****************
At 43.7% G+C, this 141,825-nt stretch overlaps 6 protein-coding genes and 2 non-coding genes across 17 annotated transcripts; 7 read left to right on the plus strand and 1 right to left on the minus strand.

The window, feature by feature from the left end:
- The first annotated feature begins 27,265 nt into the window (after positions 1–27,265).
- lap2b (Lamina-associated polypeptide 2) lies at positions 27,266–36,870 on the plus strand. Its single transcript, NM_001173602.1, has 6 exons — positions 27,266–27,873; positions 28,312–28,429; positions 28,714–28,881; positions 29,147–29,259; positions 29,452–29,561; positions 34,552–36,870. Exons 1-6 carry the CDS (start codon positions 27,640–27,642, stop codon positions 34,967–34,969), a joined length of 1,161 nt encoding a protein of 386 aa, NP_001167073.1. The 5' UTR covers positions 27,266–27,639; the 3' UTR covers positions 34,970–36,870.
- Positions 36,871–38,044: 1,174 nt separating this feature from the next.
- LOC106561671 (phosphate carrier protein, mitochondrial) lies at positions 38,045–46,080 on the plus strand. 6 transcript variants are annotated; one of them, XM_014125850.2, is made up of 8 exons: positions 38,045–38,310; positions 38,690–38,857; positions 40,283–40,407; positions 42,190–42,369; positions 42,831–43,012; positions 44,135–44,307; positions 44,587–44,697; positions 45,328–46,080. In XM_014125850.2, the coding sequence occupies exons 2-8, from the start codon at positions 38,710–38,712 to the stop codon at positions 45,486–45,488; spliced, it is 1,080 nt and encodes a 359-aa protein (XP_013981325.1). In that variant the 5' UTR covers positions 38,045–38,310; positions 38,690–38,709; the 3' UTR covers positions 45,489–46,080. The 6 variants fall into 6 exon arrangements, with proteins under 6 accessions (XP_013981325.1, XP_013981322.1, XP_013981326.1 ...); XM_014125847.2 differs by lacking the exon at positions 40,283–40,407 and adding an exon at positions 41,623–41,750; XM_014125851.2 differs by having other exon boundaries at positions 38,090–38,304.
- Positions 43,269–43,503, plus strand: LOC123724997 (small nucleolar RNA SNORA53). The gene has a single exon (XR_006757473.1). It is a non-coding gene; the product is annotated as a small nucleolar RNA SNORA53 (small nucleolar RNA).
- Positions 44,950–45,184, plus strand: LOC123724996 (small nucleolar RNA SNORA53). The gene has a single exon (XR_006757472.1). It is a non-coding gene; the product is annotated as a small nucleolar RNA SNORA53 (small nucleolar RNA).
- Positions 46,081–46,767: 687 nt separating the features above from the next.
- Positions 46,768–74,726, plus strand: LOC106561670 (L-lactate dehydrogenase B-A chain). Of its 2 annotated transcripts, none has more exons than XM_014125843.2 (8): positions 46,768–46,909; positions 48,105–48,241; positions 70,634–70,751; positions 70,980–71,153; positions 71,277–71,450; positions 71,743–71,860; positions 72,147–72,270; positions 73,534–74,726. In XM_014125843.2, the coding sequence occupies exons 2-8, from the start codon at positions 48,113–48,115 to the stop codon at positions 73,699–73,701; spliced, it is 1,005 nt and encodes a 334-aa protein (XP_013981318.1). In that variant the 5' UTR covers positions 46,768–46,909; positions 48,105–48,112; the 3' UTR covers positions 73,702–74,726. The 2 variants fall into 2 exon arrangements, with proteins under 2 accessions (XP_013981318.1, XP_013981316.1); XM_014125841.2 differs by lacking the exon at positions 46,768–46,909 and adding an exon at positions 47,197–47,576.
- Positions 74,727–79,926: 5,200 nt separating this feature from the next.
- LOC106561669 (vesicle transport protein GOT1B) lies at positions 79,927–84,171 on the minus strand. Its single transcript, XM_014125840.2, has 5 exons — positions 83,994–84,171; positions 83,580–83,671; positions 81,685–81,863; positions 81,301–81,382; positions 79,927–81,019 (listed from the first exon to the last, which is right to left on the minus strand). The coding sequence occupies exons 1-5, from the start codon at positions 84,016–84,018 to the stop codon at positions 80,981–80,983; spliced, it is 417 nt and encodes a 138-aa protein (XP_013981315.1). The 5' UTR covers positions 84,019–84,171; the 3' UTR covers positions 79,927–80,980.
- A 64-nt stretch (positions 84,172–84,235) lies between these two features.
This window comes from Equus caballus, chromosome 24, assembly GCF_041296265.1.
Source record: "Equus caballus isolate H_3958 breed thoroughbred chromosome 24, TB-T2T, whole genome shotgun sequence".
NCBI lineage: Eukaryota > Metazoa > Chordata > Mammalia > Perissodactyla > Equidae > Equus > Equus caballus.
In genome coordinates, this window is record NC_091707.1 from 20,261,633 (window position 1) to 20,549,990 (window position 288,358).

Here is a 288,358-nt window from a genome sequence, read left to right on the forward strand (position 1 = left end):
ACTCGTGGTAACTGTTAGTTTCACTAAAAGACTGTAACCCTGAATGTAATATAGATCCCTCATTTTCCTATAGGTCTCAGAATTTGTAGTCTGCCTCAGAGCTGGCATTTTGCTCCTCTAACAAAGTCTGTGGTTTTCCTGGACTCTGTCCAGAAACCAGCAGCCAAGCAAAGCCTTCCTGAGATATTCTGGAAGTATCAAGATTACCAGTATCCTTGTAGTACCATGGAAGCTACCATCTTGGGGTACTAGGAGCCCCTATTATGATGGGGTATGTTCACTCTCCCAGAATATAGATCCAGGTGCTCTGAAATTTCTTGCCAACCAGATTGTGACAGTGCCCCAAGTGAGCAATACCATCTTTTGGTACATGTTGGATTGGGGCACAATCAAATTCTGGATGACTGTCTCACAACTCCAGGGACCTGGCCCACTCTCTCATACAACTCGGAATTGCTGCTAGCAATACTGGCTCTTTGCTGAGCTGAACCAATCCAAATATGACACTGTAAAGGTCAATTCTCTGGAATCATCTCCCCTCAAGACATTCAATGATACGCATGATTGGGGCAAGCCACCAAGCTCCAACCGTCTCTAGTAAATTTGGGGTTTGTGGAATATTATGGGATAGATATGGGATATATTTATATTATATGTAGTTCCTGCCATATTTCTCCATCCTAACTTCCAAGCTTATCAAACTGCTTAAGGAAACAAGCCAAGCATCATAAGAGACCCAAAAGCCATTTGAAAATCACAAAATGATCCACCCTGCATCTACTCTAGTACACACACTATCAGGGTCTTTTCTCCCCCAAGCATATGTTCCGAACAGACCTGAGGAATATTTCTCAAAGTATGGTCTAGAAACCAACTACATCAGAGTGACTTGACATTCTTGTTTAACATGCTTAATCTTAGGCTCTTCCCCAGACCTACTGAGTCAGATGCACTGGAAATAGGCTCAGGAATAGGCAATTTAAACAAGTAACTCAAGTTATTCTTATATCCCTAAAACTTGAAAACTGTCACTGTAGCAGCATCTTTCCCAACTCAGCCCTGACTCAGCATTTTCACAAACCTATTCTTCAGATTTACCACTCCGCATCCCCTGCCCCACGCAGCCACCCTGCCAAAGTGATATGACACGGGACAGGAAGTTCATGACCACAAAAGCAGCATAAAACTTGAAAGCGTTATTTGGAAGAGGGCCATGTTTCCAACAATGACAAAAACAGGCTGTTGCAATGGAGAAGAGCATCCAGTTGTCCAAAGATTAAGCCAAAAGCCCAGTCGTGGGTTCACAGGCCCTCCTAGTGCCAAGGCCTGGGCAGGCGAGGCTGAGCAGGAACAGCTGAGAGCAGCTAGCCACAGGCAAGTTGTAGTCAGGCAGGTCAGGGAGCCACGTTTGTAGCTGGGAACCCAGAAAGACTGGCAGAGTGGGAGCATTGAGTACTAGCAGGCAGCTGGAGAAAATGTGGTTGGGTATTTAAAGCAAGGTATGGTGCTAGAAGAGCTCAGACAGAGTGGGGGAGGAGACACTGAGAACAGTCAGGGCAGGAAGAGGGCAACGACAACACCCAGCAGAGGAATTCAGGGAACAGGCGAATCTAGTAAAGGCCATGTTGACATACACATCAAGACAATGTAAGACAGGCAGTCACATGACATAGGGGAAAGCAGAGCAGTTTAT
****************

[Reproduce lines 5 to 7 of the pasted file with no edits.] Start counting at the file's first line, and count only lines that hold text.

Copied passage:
- Positions 36,871–38,044: 1,174 nt separating this feature from the next.
- LOC106561671 (phosphate carrier protein, mitochondrial) lies at positions 38,045–46,080 on the plus strand. 6 transcript variants are annotated; one of them, XM_014125850.2, is made up of 8 exons: positions 38,045–38,310; positions 38,690–38,857; positions 40,283–40,407; positions 42,190–42,369; positions 42,831–43,012; positions 44,135–44,307; positions 44,587–44,697; positions 45,328–46,080. In XM_014125850.2, the coding sequence occupies exons 2-8, from the start codon at positions 38,710–38,712 to the stop codon at positions 45,486–45,488; spliced, it is 1,080 nt and encodes a 359-aa protein (XP_013981325.1). In that variant the 5' UTR covers positions 38,045–38,310; positions 38,690–38,709; the 3' UTR covers positions 45,489–46,080. The 6 variants fall into 6 exon arrangements, with proteins under 6 accessions (XP_013981325.1, XP_013981322.1, XP_013981326.1 ...); XM_014125847.2 differs by lacking the exon at positions 40,283–40,407 and adding an exon at positions 41,623–41,750; XM_014125851.2 differs by having other exon boundaries at positions 38,090–38,304.
- Positions 43,269–43,503, plus strand: LOC123724997 (small nucleolar RNA SNORA53). The gene has a single exon (XR_006757473.1). It is a non-coding gene; the product is annotated as a small nucleolar RNA SNORA53 (small nucleolar RNA).